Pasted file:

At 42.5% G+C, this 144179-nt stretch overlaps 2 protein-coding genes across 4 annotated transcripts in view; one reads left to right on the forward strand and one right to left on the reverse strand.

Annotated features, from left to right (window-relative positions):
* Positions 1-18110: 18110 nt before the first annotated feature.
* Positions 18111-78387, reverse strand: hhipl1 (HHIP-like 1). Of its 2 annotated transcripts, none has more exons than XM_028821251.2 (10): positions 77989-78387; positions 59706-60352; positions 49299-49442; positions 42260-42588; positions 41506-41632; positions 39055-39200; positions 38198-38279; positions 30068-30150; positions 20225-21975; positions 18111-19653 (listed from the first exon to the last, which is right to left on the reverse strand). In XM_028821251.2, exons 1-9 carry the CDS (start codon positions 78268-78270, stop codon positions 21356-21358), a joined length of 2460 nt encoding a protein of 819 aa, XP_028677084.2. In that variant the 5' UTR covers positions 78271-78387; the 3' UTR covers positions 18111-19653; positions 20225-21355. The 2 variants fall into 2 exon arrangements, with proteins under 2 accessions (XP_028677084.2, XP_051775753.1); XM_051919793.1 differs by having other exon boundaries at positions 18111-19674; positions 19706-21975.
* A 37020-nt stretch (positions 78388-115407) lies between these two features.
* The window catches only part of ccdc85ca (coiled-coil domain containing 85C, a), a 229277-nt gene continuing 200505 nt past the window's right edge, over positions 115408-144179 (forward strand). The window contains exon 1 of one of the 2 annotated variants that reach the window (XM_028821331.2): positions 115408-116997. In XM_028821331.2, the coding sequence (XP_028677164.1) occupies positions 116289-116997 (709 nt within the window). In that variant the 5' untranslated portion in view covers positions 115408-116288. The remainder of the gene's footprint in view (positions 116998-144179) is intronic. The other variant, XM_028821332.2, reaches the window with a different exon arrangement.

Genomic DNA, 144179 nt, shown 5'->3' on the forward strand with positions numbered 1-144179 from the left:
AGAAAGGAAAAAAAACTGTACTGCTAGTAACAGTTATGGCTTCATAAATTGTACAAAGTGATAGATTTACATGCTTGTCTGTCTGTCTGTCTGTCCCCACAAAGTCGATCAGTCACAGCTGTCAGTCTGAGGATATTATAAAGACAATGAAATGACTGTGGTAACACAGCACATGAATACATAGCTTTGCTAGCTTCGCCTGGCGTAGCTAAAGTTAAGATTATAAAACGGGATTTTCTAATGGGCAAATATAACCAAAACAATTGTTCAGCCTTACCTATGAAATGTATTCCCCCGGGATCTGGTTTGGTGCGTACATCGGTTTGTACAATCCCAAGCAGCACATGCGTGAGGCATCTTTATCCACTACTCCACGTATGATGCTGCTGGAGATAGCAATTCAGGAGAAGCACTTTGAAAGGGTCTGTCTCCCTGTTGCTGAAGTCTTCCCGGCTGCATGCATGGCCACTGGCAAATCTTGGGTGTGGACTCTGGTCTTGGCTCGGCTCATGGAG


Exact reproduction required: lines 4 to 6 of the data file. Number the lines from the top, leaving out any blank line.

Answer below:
* Positions 18111-78387, reverse strand: hhipl1 (HHIP-like 1). Of its 2 annotated transcripts, none has more exons than XM_028821251.2 (10): positions 77989-78387; positions 59706-60352; positions 49299-49442; positions 42260-42588; positions 41506-41632; positions 39055-39200; positions 38198-38279; positions 30068-30150; positions 20225-21975; positions 18111-19653 (listed from the first exon to the last, which is right to left on the reverse strand). In XM_028821251.2, exons 1-9 carry the CDS (start codon positions 78268-78270, stop codon positions 21356-21358), a joined length of 2460 nt encoding a protein of 819 aa, XP_028677084.2. In that variant the 5' UTR covers positions 78271-78387; the 3' UTR covers positions 18111-19653; positions 20225-21355. The 2 variants fall into 2 exon arrangements, with proteins under 2 accessions (XP_028677084.2, XP_051775753.1); XM_051919793.1 differs by having other exon boundaries at positions 18111-19674; positions 19706-21975.
* A 37020-nt stretch (positions 78388-115407) lies between these two features.
* The window catches only part of ccdc85ca (coiled-coil domain containing 85C, a), a 229277-nt gene continuing 200505 nt past the window's right edge, over positions 115408-144179 (forward strand). The window contains exon 1 of one of the 2 annotated variants that reach the window (XM_028821331.2): positions 115408-116997. In XM_028821331.2, the coding sequence (XP_028677164.1) occupies positions 116289-116997 (709 nt within the window). In that variant the 5' untranslated portion in view covers positions 115408-116288. The remainder of the gene's footprint in view (positions 116998-144179) is intronic. The other variant, XM_028821332.2, reaches the window with a different exon arrangement.